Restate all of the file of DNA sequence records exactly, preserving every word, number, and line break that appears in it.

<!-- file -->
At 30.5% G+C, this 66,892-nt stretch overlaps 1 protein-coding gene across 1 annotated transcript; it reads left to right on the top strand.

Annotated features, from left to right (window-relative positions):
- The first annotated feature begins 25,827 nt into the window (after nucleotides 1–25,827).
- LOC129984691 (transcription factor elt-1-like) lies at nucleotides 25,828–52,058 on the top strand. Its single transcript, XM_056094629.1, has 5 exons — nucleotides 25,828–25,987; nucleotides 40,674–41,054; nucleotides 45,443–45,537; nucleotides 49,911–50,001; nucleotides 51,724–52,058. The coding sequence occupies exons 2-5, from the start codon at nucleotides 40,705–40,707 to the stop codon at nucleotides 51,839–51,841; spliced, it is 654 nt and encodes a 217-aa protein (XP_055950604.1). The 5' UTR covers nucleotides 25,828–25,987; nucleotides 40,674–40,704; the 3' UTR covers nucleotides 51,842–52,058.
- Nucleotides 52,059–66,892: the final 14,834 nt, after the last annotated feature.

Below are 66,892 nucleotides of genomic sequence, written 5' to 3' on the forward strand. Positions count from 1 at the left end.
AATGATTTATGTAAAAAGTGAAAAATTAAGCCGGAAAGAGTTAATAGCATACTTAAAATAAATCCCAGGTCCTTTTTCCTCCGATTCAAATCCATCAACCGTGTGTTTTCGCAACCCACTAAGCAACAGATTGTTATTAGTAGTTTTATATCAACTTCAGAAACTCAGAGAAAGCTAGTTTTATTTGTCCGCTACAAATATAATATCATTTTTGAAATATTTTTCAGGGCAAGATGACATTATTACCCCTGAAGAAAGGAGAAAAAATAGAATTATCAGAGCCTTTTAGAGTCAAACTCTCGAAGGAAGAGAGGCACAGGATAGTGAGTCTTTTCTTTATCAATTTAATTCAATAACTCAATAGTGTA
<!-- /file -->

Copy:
At 30.5% G+C, this 66,892-nt stretch overlaps 1 protein-coding gene across 1 annotated transcript; it reads left to right on the top strand.

Annotated features, from left to right (window-relative positions):
- The first annotated feature begins 25,827 nt into the window (after nucleotides 1–25,827).
- LOC129984691 (transcription factor elt-1-like) lies at nucleotides 25,828–52,058 on the top strand. Its single transcript, XM_056094629.1, has 5 exons — nucleotides 25,828–25,987; nucleotides 40,674–41,054; nucleotides 45,443–45,537; nucleotides 49,911–50,001; nucleotides 51,724–52,058. The coding sequence occupies exons 2-5, from the start codon at nucleotides 40,705–40,707 to the stop codon at nucleotides 51,839–51,841; spliced, it is 654 nt and encodes a 217-aa protein (XP_055950604.1). The 5' UTR covers nucleotides 25,828–25,987; nucleotides 40,674–40,704; the 3' UTR covers nucleotides 51,842–52,058.
- Nucleotides 52,059–66,892: the final 14,834 nt, after the last annotated feature.

Below are 66,892 nucleotides of genomic sequence, written 5' to 3' on the forward strand. Positions count from 1 at the left end.
AATGATTTATGTAAAAAGTGAAAAATTAAGCCGGAAAGAGTTAATAGCATACTTAAAATAAATCCCAGGTCCTTTTTCCTCCGATTCAAATCCATCAACCGTGTGTTTTCGCAACCCACTAAGCAACAGATTGTTATTAGTAGTTTTATATCAACTTCAGAAACTCAGAGAAAGCTAGTTTTATTTGTCCGCTACAAATATAATATCATTTTTGAAATATTTTTCAGGGCAAGATGACATTATTACCCCTGAAGAAAGGAGAAAAAATAGAATTATCAGAGCCTTTTAGAGTCAAACTCTCGAAGGAAGAGAGGCACAGGATAGTGAGTCTTTTCTTTATCAATTTAATTCAATAACTCAATAGTGTA